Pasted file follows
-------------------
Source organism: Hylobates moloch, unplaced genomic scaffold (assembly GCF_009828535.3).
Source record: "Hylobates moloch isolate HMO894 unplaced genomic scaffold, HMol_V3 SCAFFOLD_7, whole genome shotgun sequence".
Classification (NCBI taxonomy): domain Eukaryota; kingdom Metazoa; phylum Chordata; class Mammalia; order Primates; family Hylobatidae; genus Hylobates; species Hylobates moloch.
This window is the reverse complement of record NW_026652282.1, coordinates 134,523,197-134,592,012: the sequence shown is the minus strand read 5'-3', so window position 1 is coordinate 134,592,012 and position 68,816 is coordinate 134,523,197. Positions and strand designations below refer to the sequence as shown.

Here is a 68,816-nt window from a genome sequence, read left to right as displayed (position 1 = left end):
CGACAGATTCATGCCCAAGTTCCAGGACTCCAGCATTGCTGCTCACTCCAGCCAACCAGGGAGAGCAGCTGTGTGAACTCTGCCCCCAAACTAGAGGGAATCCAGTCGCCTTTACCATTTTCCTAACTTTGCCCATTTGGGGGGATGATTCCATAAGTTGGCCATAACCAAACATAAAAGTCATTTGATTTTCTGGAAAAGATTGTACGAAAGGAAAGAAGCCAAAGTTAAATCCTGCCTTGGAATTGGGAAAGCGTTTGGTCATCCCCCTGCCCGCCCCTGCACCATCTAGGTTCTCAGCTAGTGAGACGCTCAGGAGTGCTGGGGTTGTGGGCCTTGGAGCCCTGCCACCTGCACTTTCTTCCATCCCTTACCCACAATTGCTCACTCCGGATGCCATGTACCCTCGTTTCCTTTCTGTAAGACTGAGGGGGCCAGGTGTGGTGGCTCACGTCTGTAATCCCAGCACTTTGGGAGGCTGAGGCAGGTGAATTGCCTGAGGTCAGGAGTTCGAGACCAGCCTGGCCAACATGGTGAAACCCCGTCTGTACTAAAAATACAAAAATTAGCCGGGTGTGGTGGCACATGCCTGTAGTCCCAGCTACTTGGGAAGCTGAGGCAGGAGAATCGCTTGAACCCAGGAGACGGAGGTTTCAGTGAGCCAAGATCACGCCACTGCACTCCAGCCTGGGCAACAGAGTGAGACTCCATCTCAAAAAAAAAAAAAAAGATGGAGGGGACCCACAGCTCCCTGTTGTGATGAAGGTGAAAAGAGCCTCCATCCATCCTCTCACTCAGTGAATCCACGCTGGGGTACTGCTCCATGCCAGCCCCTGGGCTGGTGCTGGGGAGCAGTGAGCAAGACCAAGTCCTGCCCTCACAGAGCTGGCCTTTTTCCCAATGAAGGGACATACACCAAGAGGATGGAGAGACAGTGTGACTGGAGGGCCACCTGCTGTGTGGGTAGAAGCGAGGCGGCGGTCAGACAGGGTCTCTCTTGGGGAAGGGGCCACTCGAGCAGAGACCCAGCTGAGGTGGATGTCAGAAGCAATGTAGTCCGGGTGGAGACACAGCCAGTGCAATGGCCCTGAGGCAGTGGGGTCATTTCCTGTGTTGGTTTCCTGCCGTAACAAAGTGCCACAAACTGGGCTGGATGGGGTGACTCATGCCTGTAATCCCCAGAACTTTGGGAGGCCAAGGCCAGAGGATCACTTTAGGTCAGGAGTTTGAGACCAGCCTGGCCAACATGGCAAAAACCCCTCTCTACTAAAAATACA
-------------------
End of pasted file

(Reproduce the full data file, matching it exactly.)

Source organism: Hylobates moloch, unplaced genomic scaffold (assembly GCF_009828535.3).
Source record: "Hylobates moloch isolate HMO894 unplaced genomic scaffold, HMol_V3 SCAFFOLD_7, whole genome shotgun sequence".
Classification (NCBI taxonomy): domain Eukaryota; kingdom Metazoa; phylum Chordata; class Mammalia; order Primates; family Hylobatidae; genus Hylobates; species Hylobates moloch.
This window is the reverse complement of record NW_026652282.1, coordinates 134,523,197-134,592,012: the sequence shown is the minus strand read 5'-3', so window position 1 is coordinate 134,592,012 and position 68,816 is coordinate 134,523,197. Positions and strand designations below refer to the sequence as shown.

Here is a 68,816-nt window from a genome sequence, read left to right as displayed (position 1 = left end):
CGACAGATTCATGCCCAAGTTCCAGGACTCCAGCATTGCTGCTCACTCCAGCCAACCAGGGAGAGCAGCTGTGTGAACTCTGCCCCCAAACTAGAGGGAATCCAGTCGCCTTTACCATTTTCCTAACTTTGCCCATTTGGGGGGATGATTCCATAAGTTGGCCATAACCAAACATAAAAGTCATTTGATTTTCTGGAAAAGATTGTACGAAAGGAAAGAAGCCAAAGTTAAATCCTGCCTTGGAATTGGGAAAGCGTTTGGTCATCCCCCTGCCCGCCCCTGCACCATCTAGGTTCTCAGCTAGTGAGACGCTCAGGAGTGCTGGGGTTGTGGGCCTTGGAGCCCTGCCACCTGCACTTTCTTCCATCCCTTACCCACAATTGCTCACTCCGGATGCCATGTACCCTCGTTTCCTTTCTGTAAGACTGAGGGGGCCAGGTGTGGTGGCTCACGTCTGTAATCCCAGCACTTTGGGAGGCTGAGGCAGGTGAATTGCCTGAGGTCAGGAGTTCGAGACCAGCCTGGCCAACATGGTGAAACCCCGTCTGTACTAAAAATACAAAAATTAGCCGGGTGTGGTGGCACATGCCTGTAGTCCCAGCTACTTGGGAAGCTGAGGCAGGAGAATCGCTTGAACCCAGGAGACGGAGGTTTCAGTGAGCCAAGATCACGCCACTGCACTCCAGCCTGGGCAACAGAGTGAGACTCCATCTCAAAAAAAAAAAAAAAGATGGAGGGGACCCACAGCTCCCTGTTGTGATGAAGGTGAAAAGAGCCTCCATCCATCCTCTCACTCAGTGAATCCACGCTGGGGTACTGCTCCATGCCAGCCCCTGGGCTGGTGCTGGGGAGCAGTGAGCAAGACCAAGTCCTGCCCTCACAGAGCTGGCCTTTTTCCCAATGAAGGGACATACACCAAGAGGATGGAGAGACAGTGTGACTGGAGGGCCACCTGCTGTGTGGGTAGAAGCGAGGCGGCGGTCAGACAGGGTCTCTCTTGGGGAAGGGGCCACTCGAGCAGAGACCCAGCTGAGGTGGATGTCAGAAGCAATGTAGTCCGGGTGGAGACACAGCCAGTGCAATGGCCCTGAGGCAGTGGGGTCATTTCCTGTGTTGGTTTCCTGCCGTAACAAAGTGCCACAAACTGGGCTGGATGGGGTGACTCATGCCTGTAATCCCCAGAACTTTGGGAGGCCAAGGCCAGAGGATCACTTTAGGTCAGGAGTTTGAGACCAGCCTGGCCAACATGGCAAAAACCCCTCTCTACTAAAAATACA